Today (January 9) in London History

For the January 9th Today in London History podcast we drop in on the State Banquet that took place at St. James’ Palace just 24 hours after “the day they closed the door that never closed” (the subject of yesterday’s podcast). There’s a poignance in the transition from the January 8th, 1946 event (“the day they closed the doors that never closed”) to the event that took place just 24 hours later, on January 9th, 1946 – the aforementioned State Banquet at St. James’s Palace, the subject of today’s, January 9th’s, podcast.

TRANSCRIPT

London calling.

Short one, today.

Short but heartfelt. And important. 

And there’s something too about the transition between yesterday’s Day in London History – January 8th, 1946. And today’s, just a day later – January 9th, 1946.

Yesterday’s was the end of something. The closing of the door that never closed. The end of Rainbow Corner, the fabled American Red Cross Club at Piccadilly Circus.

Today’s – a day later – January 9th, 1946 – is, the world hopes, the beginning of something. 

Something that, if it succeeds, will mean there’ll never be a need again for an operation like Rainbow Corner. 

We’ve moved just a couple of hundred yards southwest of those closed doors at Rainbow Corner. A couple of hundred yards southwest of Piccadilly Circus.

And all of this is another reminder of that fundamental truth about London – history-wise, London isn’t on the sidelines. London makes history. London is where history happens. 

So where are we? We’re at a state banquet at St. James’s Palace. 

Gathered there – breaking bread together – are the delegates to the General Assembly of the United Nations. In a sense St. James’s Palace is the delivery room for the United Nations. Because just hours later – tomorrow, January 10th, 1946 – the first-ever meeting of the U.N. General Assembly will take place just across the park – just across St. James’s Park – from St. James’s Palace. It’ll take place at Methodist Central Hall, just over the way from Westminster Abbey and the Mother of Parliaments, the Palace of Westminster.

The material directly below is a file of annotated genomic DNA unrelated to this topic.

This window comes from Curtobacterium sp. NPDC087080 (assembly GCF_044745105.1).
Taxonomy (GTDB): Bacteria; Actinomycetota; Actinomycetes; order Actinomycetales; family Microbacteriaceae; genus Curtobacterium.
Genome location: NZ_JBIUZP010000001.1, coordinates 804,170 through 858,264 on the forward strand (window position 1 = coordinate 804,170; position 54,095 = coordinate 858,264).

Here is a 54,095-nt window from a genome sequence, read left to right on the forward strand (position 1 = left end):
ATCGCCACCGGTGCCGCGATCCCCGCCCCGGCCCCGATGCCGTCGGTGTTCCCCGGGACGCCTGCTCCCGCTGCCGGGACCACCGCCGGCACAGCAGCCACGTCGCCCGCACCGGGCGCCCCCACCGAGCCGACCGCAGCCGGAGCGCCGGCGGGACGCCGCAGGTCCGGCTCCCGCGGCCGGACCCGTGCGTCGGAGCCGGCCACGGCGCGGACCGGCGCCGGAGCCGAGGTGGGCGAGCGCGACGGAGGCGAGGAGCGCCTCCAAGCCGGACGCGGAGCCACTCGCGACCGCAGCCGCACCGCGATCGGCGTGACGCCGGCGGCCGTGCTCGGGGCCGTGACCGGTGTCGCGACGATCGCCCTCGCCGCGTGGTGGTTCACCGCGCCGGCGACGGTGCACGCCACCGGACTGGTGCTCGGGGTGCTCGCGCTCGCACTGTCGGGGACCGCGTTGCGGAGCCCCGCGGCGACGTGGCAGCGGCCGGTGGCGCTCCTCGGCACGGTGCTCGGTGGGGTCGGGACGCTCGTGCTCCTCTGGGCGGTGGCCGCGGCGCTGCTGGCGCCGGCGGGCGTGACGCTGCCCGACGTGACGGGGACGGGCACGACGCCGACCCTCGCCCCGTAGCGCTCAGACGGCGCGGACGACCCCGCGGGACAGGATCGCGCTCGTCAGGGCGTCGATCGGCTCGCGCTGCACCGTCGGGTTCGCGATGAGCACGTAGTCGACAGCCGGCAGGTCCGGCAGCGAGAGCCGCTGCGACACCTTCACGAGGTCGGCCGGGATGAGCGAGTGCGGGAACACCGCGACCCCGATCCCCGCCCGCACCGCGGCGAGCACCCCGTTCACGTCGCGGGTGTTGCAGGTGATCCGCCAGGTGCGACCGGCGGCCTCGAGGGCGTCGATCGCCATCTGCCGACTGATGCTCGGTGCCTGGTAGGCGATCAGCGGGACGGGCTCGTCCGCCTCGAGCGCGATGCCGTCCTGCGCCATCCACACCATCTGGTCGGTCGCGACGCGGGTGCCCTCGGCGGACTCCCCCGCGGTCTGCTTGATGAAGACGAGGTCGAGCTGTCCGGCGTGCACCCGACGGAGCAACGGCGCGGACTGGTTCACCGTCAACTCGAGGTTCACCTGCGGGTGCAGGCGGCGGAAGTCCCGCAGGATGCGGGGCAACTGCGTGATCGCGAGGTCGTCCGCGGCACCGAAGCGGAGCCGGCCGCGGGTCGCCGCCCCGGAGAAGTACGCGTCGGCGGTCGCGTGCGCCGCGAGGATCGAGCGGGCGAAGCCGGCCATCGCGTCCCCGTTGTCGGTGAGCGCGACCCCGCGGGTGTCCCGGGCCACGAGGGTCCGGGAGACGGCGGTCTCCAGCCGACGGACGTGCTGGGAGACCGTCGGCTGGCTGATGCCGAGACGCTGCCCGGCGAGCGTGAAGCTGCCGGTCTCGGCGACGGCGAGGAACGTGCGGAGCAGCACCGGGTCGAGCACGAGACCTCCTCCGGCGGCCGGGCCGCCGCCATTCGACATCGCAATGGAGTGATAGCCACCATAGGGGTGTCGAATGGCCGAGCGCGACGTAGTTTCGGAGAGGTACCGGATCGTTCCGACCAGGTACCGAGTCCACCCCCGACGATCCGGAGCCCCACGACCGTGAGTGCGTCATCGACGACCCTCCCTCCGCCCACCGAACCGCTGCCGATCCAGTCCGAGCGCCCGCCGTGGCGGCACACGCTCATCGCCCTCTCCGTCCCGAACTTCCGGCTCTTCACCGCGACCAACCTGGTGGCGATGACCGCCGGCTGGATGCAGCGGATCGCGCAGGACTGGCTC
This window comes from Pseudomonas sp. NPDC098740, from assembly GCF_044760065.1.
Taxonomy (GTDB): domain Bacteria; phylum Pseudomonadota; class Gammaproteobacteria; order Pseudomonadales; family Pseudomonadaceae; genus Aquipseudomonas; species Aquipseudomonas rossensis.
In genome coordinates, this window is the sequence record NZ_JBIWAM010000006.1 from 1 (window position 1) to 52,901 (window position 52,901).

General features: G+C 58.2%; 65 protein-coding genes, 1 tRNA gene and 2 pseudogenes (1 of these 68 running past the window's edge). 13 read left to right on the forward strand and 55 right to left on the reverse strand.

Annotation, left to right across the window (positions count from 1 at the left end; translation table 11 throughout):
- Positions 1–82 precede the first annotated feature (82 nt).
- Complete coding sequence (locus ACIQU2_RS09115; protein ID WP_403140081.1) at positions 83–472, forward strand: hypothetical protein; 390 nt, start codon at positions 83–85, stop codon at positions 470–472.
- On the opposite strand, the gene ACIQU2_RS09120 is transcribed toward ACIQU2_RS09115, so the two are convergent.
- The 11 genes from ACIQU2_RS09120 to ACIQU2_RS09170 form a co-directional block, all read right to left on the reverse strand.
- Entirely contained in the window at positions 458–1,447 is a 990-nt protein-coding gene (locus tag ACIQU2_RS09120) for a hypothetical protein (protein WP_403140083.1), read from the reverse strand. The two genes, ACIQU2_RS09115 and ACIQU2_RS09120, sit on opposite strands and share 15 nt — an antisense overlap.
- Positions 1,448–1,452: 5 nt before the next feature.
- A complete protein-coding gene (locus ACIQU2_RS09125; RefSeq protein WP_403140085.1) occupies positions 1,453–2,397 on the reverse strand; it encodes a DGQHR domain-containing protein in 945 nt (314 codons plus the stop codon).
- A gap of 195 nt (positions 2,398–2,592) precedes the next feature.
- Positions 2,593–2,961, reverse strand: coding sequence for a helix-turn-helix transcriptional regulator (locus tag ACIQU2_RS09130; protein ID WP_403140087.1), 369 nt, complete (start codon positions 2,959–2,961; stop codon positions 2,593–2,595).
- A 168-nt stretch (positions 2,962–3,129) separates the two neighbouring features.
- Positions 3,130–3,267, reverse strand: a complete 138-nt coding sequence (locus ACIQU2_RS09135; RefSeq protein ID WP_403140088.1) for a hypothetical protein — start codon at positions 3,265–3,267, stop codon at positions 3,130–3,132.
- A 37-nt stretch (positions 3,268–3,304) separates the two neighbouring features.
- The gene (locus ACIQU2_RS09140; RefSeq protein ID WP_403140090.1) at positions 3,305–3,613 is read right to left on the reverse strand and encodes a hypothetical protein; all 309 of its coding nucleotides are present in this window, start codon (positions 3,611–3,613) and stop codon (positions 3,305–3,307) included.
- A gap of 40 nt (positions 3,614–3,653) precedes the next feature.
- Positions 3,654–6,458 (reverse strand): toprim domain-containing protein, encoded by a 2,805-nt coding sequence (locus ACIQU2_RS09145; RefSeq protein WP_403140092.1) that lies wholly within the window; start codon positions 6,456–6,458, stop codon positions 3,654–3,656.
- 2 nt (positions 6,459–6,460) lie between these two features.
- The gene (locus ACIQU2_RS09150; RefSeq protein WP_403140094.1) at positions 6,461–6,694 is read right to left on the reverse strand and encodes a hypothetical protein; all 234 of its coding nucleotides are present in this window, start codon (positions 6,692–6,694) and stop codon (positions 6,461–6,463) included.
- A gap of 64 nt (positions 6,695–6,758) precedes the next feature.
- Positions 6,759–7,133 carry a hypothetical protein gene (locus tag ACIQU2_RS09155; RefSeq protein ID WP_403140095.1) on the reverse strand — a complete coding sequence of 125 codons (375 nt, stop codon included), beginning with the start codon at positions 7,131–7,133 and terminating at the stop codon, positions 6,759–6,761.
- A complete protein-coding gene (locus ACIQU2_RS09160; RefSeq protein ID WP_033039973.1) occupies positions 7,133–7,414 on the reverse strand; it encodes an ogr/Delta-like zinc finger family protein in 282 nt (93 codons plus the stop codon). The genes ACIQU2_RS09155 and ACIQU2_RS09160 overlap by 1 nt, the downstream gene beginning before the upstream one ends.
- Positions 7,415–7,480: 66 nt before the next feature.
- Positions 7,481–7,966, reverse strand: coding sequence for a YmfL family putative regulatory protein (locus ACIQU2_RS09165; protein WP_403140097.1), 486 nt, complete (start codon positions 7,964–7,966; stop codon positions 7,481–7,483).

Hosting our banquet tonight at St. James’ Palace is King George VI. He’s joined by nearly all the members of the British Cabinet, including Sir John Anderson, Chairman of the Atomic Energy Committee. Sir John Anderson is the very embodiment of a past and future transition. Past because he was the Home Secretary during the War. He gave his name to the eponymous Anderson Shelters, the holes in the ground in their gardens where so many Londoners took refuge from the bombs the Luftwaffe rained down on London. That was, in 1946, an immediate past – a past everybody wanted to be forever past. And the Atomic Energy Committee, well, it pointed to the future. A hopeful future. But also a potentially terrible future.

But really we’re stopping here for the essence of the ten-minute speech King George VI made to those U.N. delegates. His words could not have been better chosen. 

Wearing the uniform of an Admiral of the Fleet, His Majesty said, “it gives me particular pleasure that the first meeting of this great Assembly should be held in London. Our ancient capital, though almost every home in it bears the scars of war, remains a worthy setting for the momentous tasks with which you are entrusted. In the long course of our history no more important meeting has ever taken place within its boundaries.”

Spot on. Amen.

And that’s why this State Banquet has pride of place on this day in London History.

Good night from London. And God Speed peacemakers, everywhere, in their momentous tasks.

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